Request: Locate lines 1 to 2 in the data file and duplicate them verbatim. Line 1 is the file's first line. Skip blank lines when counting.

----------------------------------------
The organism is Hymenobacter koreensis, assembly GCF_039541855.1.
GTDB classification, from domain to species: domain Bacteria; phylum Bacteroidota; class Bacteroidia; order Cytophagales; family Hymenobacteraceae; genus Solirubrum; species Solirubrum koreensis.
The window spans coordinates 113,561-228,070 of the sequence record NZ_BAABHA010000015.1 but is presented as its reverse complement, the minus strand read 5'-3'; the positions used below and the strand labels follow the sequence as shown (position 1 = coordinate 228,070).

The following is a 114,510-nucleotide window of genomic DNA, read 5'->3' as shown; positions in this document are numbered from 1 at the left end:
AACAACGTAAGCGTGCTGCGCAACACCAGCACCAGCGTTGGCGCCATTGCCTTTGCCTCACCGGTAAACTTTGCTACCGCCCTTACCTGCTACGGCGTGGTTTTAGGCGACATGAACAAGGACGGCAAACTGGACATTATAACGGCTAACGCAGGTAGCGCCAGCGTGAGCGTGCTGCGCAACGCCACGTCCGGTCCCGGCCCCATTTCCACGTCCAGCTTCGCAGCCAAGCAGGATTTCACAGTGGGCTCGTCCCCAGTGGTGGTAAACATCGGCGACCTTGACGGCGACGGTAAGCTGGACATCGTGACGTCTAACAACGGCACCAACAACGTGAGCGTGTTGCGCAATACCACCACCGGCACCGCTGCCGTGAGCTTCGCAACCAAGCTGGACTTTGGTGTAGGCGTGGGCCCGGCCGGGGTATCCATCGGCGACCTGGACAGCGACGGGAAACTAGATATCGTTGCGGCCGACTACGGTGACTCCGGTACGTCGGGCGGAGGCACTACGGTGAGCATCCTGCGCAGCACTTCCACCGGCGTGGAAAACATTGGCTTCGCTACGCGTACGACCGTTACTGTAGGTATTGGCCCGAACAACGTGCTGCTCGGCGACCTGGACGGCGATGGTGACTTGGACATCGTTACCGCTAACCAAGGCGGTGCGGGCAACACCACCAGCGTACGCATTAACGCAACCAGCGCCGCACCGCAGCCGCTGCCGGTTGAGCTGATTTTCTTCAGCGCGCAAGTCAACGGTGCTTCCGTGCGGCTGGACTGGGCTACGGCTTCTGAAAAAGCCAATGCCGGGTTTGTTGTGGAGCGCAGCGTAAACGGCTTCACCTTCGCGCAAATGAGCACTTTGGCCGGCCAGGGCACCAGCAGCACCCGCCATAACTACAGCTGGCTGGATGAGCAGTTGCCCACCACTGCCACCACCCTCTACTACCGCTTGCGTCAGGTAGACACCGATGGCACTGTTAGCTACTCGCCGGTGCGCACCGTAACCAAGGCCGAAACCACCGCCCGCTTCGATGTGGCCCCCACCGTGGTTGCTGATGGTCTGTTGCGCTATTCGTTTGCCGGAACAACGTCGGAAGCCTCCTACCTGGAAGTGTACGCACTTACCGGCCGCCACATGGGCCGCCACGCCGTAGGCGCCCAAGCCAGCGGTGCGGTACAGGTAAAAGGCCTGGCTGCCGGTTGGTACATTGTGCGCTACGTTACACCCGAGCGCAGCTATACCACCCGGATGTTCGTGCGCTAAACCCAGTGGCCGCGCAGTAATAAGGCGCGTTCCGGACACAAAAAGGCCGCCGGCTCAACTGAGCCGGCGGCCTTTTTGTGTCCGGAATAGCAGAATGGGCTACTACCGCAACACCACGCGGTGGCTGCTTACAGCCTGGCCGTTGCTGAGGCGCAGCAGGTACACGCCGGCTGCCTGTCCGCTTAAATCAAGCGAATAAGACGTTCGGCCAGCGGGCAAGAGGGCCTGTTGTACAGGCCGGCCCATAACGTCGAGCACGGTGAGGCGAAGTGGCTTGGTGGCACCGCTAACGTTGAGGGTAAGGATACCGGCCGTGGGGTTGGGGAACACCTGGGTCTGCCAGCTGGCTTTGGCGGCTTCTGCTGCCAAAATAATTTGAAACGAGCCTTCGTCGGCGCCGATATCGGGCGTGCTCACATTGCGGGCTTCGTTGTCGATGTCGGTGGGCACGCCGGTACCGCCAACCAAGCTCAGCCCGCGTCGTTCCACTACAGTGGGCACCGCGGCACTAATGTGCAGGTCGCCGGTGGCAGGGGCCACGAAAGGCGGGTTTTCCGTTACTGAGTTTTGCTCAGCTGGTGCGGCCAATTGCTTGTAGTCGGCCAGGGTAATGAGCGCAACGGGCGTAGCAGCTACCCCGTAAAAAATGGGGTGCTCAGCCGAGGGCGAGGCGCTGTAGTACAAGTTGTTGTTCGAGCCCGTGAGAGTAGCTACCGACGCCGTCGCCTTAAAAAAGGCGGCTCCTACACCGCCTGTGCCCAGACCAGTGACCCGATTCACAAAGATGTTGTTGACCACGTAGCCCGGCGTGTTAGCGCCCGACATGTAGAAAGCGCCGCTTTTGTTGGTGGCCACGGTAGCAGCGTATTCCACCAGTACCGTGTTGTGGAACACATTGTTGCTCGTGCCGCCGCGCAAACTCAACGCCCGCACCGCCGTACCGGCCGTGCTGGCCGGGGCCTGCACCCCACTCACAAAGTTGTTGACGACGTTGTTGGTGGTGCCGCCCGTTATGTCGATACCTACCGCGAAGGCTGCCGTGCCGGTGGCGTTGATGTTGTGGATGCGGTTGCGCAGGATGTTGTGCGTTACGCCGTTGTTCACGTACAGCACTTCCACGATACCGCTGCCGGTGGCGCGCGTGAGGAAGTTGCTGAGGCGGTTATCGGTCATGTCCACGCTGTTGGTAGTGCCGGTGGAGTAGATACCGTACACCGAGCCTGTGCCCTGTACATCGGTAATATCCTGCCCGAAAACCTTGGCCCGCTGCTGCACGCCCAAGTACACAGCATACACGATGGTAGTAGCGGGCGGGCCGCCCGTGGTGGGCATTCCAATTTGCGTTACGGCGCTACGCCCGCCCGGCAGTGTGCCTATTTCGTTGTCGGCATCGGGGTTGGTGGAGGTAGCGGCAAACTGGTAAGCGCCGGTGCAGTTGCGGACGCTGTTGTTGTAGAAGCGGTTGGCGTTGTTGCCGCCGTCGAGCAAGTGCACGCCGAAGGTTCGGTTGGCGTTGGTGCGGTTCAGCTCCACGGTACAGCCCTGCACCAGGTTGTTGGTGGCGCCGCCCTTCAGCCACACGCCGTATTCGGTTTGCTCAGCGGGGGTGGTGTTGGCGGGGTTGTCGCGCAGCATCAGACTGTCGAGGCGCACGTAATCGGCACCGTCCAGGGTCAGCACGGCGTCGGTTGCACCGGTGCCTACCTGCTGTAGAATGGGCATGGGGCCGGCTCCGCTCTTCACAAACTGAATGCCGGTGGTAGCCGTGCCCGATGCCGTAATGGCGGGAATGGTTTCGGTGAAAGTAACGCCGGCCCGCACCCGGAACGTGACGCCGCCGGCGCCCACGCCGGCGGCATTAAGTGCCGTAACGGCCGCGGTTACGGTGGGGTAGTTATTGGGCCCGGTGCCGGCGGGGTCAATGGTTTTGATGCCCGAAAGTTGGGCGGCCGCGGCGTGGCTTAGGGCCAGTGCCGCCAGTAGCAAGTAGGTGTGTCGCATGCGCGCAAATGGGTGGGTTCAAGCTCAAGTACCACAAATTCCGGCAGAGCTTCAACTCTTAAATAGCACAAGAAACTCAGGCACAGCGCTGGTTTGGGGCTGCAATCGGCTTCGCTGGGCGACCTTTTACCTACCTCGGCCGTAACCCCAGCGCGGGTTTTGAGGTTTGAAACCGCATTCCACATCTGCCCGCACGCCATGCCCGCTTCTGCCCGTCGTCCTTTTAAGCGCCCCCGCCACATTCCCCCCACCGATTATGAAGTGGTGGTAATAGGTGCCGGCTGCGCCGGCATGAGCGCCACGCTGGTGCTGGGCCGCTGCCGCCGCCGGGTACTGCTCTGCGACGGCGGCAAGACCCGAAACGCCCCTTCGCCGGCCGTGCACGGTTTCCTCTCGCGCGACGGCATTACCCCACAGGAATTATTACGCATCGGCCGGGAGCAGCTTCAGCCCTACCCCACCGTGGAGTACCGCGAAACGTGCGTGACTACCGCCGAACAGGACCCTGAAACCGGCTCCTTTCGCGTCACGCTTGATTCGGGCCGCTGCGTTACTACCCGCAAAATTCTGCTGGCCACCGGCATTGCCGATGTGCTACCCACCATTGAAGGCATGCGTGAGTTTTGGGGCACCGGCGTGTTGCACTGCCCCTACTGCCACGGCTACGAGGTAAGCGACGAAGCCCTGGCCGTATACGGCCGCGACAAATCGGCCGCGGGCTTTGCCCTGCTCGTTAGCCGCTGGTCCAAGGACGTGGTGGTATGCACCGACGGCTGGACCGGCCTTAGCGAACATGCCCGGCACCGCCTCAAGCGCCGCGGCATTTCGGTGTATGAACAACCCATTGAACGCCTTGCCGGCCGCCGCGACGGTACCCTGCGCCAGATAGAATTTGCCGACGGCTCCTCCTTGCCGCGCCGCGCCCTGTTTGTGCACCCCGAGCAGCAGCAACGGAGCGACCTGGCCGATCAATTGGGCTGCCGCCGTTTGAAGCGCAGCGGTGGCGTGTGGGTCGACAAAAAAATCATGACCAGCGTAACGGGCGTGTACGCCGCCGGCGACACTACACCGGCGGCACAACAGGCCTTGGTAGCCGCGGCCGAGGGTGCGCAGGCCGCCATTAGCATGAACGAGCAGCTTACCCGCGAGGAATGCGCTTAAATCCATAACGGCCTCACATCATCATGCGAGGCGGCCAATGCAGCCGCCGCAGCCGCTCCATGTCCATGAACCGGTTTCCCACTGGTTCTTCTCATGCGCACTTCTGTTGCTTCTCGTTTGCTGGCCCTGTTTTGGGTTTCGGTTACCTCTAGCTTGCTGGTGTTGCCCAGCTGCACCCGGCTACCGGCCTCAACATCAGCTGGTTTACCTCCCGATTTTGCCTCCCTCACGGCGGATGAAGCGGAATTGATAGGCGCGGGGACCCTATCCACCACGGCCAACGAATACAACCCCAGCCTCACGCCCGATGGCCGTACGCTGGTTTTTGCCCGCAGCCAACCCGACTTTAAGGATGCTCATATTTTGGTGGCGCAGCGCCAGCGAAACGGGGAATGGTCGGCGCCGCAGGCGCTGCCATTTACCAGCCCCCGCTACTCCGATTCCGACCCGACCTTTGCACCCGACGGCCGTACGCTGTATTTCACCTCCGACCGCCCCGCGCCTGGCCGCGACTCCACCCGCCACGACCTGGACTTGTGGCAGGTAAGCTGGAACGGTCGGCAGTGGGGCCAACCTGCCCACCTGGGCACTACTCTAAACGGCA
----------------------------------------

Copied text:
The organism is Hymenobacter koreensis, assembly GCF_039541855.1.
GTDB classification, from domain to species: domain Bacteria; phylum Bacteroidota; class Bacteroidia; order Cytophagales; family Hymenobacteraceae; genus Solirubrum; species Solirubrum koreensis.